At least one insurer has been able to update their rates after last week’s announcement about changes to the way compensation payouts are calculated.
Many insurers were caught off guard by the Ministry of Justice (MOJ) announcement because the reduction in the compensation discount rate is much larger than expected. The change has angered many in the industry as it means that motorists will have to pay significantly more for their car insurance.
However Gary Humphreys, Group Underwriting Director of Markerstudy, said that thanks to his company’s cutting edge technology, it implemented the changes as soon as they were announced.
Markerstudy uses RDT’s centralised rating platform, Equator, which enables rates and products to be updated instantly. Mr Humphreys said: “We’ve already made the changes. But the less technologically advanced insurers will take longer”.
Average car insurance premiums could rise by up to £75 a year as a result of the new formula for calculating compensation payouts. Insurers had expected a reduction in the discount, but not by the 3.25 per cent that’s been announced. Huw Edwards, director-general of the Association of British Insurers, called the decision “crazy”. He said: “claims costs will soar, making it inevitable that there will be an increase in motor and liability premiums for millions of drivers and businesses”.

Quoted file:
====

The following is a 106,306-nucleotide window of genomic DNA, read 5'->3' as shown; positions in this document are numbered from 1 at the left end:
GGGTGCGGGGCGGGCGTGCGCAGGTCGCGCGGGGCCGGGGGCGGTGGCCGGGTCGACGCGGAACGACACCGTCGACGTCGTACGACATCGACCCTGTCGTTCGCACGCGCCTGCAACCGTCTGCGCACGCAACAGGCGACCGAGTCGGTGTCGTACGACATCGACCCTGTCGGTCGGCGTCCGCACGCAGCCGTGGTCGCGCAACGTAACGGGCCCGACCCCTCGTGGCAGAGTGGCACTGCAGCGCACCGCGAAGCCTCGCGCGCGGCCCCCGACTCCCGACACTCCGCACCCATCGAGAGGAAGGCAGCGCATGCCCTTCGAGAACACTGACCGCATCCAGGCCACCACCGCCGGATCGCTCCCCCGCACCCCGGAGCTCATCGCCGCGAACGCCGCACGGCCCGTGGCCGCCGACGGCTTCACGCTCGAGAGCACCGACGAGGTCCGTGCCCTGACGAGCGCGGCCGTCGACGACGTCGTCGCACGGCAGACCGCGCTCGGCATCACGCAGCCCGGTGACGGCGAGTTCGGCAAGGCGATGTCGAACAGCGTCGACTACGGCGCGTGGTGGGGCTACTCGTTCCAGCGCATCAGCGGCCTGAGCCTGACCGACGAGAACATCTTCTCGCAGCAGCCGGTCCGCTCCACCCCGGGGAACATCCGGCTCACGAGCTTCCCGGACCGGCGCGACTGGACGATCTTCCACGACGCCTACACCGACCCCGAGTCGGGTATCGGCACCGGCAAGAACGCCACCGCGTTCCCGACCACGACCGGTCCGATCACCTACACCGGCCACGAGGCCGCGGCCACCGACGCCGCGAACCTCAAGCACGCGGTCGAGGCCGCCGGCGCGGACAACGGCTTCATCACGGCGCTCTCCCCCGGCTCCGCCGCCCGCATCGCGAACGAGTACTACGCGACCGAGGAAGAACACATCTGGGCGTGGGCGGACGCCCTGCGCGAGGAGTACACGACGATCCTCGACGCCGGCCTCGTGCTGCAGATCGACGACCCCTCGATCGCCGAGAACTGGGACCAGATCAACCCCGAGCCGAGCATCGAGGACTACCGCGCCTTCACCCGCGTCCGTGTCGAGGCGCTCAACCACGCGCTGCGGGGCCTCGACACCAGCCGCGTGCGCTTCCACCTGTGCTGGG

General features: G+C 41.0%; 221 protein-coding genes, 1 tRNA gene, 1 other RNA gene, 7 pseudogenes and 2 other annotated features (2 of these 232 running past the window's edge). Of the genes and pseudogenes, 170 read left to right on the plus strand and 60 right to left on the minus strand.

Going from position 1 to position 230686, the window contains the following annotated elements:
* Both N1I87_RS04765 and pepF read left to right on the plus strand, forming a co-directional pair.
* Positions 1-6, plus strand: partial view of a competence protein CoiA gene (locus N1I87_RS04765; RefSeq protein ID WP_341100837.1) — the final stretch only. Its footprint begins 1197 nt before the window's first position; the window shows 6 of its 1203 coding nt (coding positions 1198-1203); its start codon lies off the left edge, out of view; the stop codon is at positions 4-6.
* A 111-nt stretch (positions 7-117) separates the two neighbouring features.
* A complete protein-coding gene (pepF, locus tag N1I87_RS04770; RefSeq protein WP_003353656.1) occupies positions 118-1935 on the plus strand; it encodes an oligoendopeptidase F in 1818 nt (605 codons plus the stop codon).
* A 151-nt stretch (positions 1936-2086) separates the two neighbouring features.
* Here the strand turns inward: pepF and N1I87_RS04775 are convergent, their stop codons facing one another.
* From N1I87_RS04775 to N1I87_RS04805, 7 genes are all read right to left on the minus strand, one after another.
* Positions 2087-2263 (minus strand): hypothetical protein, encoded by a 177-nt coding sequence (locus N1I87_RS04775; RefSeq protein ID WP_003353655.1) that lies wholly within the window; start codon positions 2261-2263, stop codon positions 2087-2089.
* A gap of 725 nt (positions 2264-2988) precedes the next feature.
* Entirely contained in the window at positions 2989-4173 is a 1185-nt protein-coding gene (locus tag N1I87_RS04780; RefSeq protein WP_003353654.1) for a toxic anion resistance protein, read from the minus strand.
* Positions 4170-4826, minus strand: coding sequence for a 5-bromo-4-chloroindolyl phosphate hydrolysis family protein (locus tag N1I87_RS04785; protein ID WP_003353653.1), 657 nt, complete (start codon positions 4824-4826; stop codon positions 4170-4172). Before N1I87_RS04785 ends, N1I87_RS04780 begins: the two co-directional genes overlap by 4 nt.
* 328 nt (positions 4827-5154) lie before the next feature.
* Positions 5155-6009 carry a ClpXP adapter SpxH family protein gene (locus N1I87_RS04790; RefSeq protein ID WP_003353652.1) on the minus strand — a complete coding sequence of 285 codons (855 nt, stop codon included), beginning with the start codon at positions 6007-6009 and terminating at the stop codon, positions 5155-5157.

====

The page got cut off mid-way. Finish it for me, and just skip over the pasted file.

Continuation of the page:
The MOJ said it was legally obliged to change the discount rate, and that it will launch a consultation on how the system can be made fairer. Markerstudy was one of the insurers who sent representatives to meet the Chancellor last week to discuss the discount. Mr Humphreys said: “From October 2015 to June 2017 the government has doubled IPT from 6 per cent to 12 per cent. If they genuinely want to reduce the cost of motor insurance then surely they should help offset the inevitable increases caused by the Lord Chancellor’s revision of the discount rate by reducing IPT back to 6 per cent.”
The discount rate, also called the Ogden rate, is applied if an insurance company makes a lump sum payment to a claimant who is suffering from long-term effects of their injuries. The reduction from 2.5 per cent to -0.75 per cent was a surprise for insurers, most of whom had been allowing for a reduction to 1.5 or 1 per cent.